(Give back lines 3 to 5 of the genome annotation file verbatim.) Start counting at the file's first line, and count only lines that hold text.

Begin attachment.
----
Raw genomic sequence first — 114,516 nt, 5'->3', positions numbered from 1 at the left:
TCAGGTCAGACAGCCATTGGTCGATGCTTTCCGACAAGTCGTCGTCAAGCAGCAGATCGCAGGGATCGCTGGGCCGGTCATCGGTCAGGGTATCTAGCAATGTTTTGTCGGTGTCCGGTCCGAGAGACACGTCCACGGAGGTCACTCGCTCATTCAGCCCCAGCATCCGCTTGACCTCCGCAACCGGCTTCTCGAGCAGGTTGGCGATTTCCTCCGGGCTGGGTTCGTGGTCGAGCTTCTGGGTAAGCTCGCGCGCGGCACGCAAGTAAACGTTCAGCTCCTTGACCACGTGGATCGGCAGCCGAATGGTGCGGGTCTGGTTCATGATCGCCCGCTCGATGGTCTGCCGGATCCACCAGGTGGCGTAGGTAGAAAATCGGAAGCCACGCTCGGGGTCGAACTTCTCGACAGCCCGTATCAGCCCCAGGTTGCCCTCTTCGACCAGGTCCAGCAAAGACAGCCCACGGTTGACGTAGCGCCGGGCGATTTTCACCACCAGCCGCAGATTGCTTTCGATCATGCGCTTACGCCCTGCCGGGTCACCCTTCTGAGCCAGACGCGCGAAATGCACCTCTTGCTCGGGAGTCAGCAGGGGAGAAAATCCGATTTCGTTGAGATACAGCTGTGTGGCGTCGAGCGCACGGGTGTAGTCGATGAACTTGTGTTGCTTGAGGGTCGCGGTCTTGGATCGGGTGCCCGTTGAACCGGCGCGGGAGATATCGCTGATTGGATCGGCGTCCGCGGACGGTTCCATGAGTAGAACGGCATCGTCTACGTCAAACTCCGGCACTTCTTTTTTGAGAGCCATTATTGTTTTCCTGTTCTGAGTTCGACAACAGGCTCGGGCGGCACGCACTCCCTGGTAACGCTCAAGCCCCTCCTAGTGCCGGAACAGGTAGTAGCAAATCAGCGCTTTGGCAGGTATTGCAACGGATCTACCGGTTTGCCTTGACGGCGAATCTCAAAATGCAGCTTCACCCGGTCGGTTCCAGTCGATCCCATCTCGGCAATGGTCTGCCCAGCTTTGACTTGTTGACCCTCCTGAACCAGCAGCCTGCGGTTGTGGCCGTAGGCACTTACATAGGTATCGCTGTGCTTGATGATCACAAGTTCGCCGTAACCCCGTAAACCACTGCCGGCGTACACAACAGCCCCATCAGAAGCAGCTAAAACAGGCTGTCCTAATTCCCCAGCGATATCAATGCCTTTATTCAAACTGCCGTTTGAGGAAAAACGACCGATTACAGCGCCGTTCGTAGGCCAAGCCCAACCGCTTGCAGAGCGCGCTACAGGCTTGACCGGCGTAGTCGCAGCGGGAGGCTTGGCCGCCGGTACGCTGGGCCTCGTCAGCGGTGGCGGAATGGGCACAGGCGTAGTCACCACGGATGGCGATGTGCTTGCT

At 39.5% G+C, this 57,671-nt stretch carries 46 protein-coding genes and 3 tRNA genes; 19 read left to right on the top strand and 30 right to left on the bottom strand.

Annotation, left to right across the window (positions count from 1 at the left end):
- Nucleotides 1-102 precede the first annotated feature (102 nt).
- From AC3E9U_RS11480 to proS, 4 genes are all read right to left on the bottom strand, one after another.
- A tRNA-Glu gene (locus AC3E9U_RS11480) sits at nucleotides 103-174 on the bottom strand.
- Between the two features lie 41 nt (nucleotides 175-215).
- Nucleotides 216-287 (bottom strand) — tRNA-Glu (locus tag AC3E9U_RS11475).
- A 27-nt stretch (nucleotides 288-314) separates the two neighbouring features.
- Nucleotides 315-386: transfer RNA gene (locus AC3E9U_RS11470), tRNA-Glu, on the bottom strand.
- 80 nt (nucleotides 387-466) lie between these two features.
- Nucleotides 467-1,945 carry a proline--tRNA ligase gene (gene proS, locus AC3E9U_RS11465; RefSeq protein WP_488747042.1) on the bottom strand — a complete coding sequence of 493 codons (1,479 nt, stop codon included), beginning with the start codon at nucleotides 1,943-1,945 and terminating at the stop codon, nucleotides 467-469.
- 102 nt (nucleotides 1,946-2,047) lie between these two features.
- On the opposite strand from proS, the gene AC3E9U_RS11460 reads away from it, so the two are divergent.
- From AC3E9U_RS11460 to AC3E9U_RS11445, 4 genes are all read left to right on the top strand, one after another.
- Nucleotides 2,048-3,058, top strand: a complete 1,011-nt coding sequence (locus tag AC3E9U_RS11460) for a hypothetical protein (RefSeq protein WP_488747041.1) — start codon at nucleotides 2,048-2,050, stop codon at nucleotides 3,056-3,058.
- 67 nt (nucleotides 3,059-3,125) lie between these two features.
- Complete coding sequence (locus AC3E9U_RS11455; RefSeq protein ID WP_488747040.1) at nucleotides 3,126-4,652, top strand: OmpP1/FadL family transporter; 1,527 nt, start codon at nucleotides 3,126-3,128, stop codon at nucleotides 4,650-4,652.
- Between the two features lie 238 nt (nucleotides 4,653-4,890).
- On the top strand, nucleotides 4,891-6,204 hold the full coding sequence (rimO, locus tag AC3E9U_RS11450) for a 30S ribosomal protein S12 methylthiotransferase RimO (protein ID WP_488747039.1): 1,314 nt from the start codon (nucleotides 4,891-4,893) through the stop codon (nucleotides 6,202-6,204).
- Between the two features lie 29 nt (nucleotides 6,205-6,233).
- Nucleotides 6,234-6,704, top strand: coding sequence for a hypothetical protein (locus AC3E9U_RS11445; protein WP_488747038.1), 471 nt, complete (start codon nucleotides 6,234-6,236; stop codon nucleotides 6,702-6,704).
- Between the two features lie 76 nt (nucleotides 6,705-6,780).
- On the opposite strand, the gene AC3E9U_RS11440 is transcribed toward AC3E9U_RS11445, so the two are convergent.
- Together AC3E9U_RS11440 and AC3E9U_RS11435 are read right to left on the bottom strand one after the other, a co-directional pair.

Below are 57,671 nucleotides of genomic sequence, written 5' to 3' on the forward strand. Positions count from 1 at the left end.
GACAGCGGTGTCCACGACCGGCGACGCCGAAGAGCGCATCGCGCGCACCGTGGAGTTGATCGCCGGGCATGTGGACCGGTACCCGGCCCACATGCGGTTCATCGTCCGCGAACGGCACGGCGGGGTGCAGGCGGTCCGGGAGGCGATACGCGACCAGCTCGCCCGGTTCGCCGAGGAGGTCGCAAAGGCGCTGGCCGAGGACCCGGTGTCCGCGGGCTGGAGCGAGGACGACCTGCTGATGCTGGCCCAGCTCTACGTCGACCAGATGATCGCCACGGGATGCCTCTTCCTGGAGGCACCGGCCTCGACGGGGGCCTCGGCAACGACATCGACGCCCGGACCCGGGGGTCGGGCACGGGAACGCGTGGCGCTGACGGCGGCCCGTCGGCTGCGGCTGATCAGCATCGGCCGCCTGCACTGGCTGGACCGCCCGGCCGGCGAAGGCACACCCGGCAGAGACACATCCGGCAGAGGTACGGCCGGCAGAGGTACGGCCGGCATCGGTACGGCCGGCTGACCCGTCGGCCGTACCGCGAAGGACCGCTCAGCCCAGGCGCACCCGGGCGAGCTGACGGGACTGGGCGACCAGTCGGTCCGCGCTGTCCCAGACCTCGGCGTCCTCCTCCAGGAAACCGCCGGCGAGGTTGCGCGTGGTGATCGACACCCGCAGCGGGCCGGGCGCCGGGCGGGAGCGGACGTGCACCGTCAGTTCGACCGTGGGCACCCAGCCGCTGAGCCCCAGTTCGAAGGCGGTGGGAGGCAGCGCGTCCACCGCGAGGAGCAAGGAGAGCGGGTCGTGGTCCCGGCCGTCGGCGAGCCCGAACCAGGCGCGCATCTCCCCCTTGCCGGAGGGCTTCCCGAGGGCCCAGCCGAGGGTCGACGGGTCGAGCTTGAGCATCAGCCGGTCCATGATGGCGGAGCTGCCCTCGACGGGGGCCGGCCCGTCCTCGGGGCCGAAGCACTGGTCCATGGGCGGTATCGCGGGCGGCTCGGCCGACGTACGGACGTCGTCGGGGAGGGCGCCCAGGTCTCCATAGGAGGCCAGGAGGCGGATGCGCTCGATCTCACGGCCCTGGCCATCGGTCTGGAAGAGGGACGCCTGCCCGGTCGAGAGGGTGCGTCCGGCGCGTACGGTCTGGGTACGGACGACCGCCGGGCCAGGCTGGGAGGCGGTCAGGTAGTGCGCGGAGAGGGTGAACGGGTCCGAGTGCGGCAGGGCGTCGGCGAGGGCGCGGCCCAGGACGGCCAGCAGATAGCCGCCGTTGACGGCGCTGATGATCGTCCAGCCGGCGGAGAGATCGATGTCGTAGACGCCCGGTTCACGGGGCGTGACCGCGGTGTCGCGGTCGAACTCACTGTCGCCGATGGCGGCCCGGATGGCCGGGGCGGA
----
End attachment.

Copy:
At 39.5% G+C, this 57,671-nt stretch carries 46 protein-coding genes and 3 tRNA genes; 19 read left to right on the top strand and 30 right to left on the bottom strand.

Annotation, left to right across the window (positions count from 1 at the left end):
- Nucleotides 1-102 precede the first annotated feature (102 nt).